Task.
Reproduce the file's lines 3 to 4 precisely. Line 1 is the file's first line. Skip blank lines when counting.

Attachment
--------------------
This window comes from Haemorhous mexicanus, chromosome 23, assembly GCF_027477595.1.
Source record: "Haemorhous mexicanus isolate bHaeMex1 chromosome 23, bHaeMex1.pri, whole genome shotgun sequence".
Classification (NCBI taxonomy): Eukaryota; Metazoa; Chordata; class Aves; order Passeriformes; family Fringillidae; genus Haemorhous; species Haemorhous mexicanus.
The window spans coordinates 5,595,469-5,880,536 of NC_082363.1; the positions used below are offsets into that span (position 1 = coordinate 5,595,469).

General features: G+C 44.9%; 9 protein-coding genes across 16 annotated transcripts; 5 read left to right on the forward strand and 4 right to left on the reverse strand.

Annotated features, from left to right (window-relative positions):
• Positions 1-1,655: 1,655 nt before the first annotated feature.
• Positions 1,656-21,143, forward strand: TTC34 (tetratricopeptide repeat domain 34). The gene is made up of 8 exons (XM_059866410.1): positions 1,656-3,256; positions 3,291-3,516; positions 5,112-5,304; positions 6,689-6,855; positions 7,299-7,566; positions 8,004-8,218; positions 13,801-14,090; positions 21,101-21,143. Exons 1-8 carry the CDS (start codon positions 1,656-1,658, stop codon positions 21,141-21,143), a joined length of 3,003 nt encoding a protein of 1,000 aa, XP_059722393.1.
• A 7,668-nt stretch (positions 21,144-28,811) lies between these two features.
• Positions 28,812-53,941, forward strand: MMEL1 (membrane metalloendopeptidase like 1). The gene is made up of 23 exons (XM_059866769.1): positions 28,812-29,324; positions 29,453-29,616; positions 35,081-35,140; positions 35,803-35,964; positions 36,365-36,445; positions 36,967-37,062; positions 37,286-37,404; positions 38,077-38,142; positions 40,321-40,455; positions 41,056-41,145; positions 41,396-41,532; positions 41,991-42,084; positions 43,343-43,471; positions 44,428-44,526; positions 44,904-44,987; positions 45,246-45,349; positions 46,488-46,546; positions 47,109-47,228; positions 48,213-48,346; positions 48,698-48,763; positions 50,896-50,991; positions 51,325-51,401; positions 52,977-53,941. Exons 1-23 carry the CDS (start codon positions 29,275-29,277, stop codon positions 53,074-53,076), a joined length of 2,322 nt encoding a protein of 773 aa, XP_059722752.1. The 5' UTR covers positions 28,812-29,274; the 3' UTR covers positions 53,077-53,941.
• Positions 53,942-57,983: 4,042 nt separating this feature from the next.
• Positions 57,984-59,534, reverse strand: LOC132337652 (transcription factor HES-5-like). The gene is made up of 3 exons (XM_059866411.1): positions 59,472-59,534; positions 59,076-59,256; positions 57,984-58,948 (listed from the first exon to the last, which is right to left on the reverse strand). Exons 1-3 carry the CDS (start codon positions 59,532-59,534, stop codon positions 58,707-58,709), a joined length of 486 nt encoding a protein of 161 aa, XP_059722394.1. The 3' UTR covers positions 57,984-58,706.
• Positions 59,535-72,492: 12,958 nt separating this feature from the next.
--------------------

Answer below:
Classification (NCBI taxonomy): Eukaryota; Metazoa; Chordata; class Aves; order Passeriformes; family Fringillidae; genus Haemorhous; species Haemorhous mexicanus.
The window spans coordinates 5,595,469-5,880,536 of NC_082363.1; the positions used below are offsets into that span (position 1 = coordinate 5,595,469).